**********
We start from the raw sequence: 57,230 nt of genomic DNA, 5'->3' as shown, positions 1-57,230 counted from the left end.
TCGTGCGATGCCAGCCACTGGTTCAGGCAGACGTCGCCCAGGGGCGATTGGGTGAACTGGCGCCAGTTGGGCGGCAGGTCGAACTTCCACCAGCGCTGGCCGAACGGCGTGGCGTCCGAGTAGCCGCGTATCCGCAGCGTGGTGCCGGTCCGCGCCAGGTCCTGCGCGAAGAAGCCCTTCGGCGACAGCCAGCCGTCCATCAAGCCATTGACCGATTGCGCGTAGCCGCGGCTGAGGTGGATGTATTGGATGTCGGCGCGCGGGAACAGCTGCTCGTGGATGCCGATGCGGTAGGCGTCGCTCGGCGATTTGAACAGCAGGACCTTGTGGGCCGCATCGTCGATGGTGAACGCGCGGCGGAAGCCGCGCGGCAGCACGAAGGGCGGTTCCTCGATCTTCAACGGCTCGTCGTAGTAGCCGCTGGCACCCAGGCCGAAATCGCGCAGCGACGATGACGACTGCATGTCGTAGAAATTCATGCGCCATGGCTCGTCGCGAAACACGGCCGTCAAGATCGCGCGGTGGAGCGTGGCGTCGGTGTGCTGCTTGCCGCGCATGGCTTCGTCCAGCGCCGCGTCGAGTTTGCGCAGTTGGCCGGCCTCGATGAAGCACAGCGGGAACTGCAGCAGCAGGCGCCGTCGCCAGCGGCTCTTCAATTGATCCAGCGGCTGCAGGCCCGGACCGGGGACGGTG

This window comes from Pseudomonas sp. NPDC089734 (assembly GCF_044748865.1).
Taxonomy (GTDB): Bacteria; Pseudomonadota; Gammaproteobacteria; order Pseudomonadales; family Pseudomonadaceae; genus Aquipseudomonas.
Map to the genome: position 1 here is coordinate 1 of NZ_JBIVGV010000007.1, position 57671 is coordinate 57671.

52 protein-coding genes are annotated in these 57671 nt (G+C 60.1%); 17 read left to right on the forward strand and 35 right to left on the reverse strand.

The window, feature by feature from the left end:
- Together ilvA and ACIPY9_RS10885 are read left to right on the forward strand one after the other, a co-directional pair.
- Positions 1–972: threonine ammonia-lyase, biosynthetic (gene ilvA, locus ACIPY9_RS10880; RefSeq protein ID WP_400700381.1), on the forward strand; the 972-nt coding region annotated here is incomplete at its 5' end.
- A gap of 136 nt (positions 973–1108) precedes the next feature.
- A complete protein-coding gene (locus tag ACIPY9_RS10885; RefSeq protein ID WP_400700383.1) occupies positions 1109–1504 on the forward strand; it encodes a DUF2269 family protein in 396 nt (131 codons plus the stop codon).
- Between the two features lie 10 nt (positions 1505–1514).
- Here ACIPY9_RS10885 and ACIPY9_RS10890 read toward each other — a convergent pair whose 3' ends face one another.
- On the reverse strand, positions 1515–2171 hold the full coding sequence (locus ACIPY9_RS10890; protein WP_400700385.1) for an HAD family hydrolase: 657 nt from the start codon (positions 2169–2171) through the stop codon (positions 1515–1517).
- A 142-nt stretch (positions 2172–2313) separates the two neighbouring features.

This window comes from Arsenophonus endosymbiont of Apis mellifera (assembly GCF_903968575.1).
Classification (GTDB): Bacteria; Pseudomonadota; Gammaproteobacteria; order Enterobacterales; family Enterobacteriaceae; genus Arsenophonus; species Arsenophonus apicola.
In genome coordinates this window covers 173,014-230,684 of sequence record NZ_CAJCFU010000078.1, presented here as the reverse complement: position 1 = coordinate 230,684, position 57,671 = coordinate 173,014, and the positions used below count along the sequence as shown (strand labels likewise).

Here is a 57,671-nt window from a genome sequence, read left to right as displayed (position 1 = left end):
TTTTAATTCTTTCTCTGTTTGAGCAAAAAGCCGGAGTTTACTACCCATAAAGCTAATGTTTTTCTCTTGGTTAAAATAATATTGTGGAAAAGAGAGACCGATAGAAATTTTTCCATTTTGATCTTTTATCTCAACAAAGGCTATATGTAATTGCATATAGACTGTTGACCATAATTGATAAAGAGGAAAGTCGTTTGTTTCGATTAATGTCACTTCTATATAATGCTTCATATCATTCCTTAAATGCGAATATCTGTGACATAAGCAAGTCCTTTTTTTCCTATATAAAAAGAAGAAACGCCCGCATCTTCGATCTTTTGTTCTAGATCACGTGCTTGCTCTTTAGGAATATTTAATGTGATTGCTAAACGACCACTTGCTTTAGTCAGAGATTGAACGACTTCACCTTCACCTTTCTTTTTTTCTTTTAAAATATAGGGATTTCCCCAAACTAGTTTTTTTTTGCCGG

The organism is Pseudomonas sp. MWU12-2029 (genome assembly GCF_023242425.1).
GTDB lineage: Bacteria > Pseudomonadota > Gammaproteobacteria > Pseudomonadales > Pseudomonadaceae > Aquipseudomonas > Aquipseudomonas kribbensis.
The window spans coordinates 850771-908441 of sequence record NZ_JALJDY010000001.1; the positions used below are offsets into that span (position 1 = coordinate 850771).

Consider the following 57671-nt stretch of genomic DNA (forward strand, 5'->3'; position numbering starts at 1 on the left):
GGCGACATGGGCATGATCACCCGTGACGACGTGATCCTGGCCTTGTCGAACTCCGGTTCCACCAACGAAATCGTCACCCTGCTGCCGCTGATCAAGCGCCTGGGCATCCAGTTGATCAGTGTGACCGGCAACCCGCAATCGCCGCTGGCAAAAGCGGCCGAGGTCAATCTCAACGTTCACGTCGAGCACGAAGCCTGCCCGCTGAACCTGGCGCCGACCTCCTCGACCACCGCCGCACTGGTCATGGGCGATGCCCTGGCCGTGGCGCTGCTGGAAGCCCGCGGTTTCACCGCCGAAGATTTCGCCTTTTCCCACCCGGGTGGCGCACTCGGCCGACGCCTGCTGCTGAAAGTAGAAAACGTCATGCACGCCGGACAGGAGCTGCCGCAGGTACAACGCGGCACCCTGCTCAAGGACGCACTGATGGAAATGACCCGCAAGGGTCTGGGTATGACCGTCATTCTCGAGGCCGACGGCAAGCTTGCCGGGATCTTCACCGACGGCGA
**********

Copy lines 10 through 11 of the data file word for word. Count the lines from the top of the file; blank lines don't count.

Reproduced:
- A gap of 136 nt (positions 973–1108) precedes the next feature.
- A complete protein-coding gene (locus tag ACIPY9_RS10885; RefSeq protein ID WP_400700383.1) occupies positions 1109–1504 on the forward strand; it encodes a DUF2269 family protein in 396 nt (131 codons plus the stop codon).